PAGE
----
A visual analogy created by termite researcher Thomas Chouvenc, Ph.D., illustrates the damage termites can wreak upon a house. Given a small, two-dimensional wooden replica of a house (30x20 cm, 2 mm thick), a colony of 2,000 Formosan subterranean termites took only three weeks to consume it.
Formosan subterranean termites have a strong urge to return to their central nest when it's time to molt.
By Thomas Chouvenc, Ph.D. The Formosan subterranean termite (Coptotermes formosanus) is an infamous termite pest species, but it is also an interesting model for studying the evolution of termites and […]
A Termite-Control Twofer: How Baiting One Colony of Formosan Subterranean Termites Can Knock Out the Colony Next Door
By John P. Roche Termites pose huge economic costs because they consume wood in buildings. Worldwide, termite control and termite damage cost $40 billion annually. The Formosan subterranean termite, Coptotermes […]
By Thomas Chouvenc Well, they don’t exactly change diapers, but when it comes to the latrine and nest sanitation, old termites are in charge. Age polyethism, where workers change tasks […]
Asian and Formosan subterranean termites cause about $40 billion a year in structural damage globally, and researchers from the University of Florida Institute of Food and Agricultural Sciences predict these […]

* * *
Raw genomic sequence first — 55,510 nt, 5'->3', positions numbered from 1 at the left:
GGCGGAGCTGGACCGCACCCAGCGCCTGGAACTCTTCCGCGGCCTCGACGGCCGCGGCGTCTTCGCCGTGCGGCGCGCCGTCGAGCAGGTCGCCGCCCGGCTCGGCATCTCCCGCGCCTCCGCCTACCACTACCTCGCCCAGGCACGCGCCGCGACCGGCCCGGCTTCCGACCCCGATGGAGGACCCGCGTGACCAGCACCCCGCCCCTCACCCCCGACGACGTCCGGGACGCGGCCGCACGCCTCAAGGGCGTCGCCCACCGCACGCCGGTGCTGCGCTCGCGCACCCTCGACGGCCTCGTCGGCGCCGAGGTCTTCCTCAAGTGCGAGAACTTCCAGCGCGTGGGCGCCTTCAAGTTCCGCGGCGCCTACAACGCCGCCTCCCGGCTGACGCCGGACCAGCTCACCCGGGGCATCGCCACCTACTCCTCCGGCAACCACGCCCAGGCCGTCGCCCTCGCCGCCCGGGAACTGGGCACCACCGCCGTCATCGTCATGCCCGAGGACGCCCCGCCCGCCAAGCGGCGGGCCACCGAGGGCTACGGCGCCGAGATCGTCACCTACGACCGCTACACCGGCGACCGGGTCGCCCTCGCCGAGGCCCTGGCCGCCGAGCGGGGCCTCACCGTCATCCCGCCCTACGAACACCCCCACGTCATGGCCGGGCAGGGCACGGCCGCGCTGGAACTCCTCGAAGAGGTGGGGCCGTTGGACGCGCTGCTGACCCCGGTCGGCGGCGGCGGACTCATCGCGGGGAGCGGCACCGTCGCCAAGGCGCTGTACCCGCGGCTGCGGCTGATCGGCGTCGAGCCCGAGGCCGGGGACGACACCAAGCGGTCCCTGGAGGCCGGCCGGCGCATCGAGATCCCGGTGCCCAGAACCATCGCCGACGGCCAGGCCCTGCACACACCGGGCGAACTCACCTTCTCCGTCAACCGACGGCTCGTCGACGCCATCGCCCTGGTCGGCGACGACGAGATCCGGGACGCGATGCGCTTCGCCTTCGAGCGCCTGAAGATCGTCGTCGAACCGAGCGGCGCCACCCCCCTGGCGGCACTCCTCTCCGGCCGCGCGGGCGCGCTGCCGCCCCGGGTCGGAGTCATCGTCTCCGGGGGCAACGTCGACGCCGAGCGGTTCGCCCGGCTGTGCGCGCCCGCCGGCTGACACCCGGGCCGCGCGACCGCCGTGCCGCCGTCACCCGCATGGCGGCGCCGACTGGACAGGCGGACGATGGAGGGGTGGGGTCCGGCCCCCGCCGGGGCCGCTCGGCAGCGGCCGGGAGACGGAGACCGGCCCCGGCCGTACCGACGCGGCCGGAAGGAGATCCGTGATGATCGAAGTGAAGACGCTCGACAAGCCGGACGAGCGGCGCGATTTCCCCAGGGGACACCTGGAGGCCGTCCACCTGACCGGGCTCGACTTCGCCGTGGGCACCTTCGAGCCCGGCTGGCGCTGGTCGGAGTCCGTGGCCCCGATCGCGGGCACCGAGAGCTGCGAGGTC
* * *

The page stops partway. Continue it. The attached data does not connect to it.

By some estimates, termites cause about $40 billion per year in damage globally, and they destroy parts of more than 600,000 homes in the United States alone. The amount of […]
By Richard Levine Formosan subterranean termites (Coptotermes formosanus) and Asian subterranean termites (Coptotermes gestroi) are the most damaging pest species in the world. Both are highly invasive and have spread […]
Entomologists at the University of Florida recently published an article in the Annals of the Entomological Society of America that may help to explain the seasonal activities of termites. The […]